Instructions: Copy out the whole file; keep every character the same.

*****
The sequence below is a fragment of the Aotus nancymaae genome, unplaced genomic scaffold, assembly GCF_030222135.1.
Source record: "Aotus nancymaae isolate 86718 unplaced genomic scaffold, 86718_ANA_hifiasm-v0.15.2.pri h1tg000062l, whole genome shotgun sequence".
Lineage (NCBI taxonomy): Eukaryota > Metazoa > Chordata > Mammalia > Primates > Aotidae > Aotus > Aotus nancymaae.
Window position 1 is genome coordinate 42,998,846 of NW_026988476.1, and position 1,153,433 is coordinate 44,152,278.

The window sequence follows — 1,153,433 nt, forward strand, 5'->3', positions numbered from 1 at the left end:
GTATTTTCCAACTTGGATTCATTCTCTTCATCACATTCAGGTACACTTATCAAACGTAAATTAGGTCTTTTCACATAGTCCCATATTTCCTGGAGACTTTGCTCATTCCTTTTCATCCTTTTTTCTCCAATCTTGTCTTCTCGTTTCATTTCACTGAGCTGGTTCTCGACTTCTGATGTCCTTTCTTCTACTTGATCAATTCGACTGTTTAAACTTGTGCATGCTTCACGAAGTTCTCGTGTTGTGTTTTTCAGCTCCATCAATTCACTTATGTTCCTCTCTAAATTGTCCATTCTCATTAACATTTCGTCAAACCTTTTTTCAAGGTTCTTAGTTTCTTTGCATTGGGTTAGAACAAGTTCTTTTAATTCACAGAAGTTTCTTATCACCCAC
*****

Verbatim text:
The sequence below is a fragment of the Aotus nancymaae genome, unplaced genomic scaffold, assembly GCF_030222135.1.
Source record: "Aotus nancymaae isolate 86718 unplaced genomic scaffold, 86718_ANA_hifiasm-v0.15.2.pri h1tg000062l, whole genome shotgun sequence".
Lineage (NCBI taxonomy): Eukaryota > Metazoa > Chordata > Mammalia > Primates > Aotidae > Aotus > Aotus nancymaae.
Window position 1 is genome coordinate 42,998,846 of NW_026988476.1, and position 1,153,433 is coordinate 44,152,278.

The window sequence follows — 1,153,433 nt, forward strand, 5'->3', positions numbered from 1 at the left end:
GTATTTTCCAACTTGGATTCATTCTCTTCATCACATTCAGGTACACTTATCAAACGTAAATTAGGTCTTTTCACATAGTCCCATATTTCCTGGAGACTTTGCTCATTCCTTTTCATCCTTTTTTCTCCAATCTTGTCTTCTCGTTTCATTTCACTGAGCTGGTTCTCGACTTCTGATGTCCTTTCTTCTACTTGATCAATTCGACTGTTTAAACTTGTGCATGCTTCACGAAGTTCTCGTGTTGTGTTTTTCAGCTCCATCAATTCACTTATGTTCCTCTCTAAATTGTCCATTCTCATTAACATTTCGTCAAACCTTTTTTCAAGGTTCTTAGTTTCTTTGCATTGGGTTAGAACAAGTTCTTTTAATTCACAGAAGTTTCTTATCACCCAC